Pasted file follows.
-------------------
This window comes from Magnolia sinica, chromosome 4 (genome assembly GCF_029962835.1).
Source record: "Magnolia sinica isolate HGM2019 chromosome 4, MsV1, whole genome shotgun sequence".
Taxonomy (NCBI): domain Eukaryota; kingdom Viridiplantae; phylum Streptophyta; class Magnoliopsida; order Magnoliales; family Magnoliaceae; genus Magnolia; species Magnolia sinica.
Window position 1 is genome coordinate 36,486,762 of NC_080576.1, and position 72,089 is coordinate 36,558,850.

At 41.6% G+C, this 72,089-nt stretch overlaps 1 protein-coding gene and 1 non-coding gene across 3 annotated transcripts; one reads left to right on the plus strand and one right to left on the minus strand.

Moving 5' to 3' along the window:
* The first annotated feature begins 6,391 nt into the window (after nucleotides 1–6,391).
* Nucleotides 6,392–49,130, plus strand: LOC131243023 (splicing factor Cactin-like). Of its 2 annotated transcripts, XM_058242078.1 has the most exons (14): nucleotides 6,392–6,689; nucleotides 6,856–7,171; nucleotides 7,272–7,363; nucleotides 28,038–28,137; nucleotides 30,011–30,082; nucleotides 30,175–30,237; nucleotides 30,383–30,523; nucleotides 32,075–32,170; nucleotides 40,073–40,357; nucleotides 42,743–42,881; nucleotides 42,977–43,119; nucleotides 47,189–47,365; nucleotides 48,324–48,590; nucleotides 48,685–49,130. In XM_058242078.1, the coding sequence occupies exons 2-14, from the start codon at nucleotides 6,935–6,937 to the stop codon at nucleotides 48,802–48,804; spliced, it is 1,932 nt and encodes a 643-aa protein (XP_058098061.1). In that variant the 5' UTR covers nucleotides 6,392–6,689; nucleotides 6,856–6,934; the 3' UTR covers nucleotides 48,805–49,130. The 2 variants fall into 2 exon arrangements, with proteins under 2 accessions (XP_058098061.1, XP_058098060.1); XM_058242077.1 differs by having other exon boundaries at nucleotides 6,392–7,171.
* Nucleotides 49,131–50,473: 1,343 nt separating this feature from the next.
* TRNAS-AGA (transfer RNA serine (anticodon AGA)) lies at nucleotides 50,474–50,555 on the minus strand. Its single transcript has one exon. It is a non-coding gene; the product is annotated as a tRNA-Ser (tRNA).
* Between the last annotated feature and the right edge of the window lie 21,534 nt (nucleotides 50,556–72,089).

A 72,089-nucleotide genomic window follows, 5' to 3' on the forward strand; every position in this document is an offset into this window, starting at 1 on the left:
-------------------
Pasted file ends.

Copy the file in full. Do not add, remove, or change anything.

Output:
This window comes from Magnolia sinica, chromosome 4 (genome assembly GCF_029962835.1).
Source record: "Magnolia sinica isolate HGM2019 chromosome 4, MsV1, whole genome shotgun sequence".
Taxonomy (NCBI): domain Eukaryota; kingdom Viridiplantae; phylum Streptophyta; class Magnoliopsida; order Magnoliales; family Magnoliaceae; genus Magnolia; species Magnolia sinica.
Window position 1 is genome coordinate 36,486,762 of NC_080576.1, and position 72,089 is coordinate 36,558,850.

At 41.6% G+C, this 72,089-nt stretch overlaps 1 protein-coding gene and 1 non-coding gene across 3 annotated transcripts; one reads left to right on the plus strand and one right to left on the minus strand.

Moving 5' to 3' along the window:
* The first annotated feature begins 6,391 nt into the window (after nucleotides 1–6,391).
* Nucleotides 6,392–49,130, plus strand: LOC131243023 (splicing factor Cactin-like). Of its 2 annotated transcripts, XM_058242078.1 has the most exons (14): nucleotides 6,392–6,689; nucleotides 6,856–7,171; nucleotides 7,272–7,363; nucleotides 28,038–28,137; nucleotides 30,011–30,082; nucleotides 30,175–30,237; nucleotides 30,383–30,523; nucleotides 32,075–32,170; nucleotides 40,073–40,357; nucleotides 42,743–42,881; nucleotides 42,977–43,119; nucleotides 47,189–47,365; nucleotides 48,324–48,590; nucleotides 48,685–49,130. In XM_058242078.1, the coding sequence occupies exons 2-14, from the start codon at nucleotides 6,935–6,937 to the stop codon at nucleotides 48,802–48,804; spliced, it is 1,932 nt and encodes a 643-aa protein (XP_058098061.1). In that variant the 5' UTR covers nucleotides 6,392–6,689; nucleotides 6,856–6,934; the 3' UTR covers nucleotides 48,805–49,130. The 2 variants fall into 2 exon arrangements, with proteins under 2 accessions (XP_058098061.1, XP_058098060.1); XM_058242077.1 differs by having other exon boundaries at nucleotides 6,392–7,171.
* Nucleotides 49,131–50,473: 1,343 nt separating this feature from the next.
* TRNAS-AGA (transfer RNA serine (anticodon AGA)) lies at nucleotides 50,474–50,555 on the minus strand. Its single transcript has one exon. It is a non-coding gene; the product is annotated as a tRNA-Ser (tRNA).
* Between the last annotated feature and the right edge of the window lie 21,534 nt (nucleotides 50,556–72,089).

A 72,089-nucleotide genomic window follows, 5' to 3' on the forward strand; every position in this document is an offset into this window, starting at 1 on the left: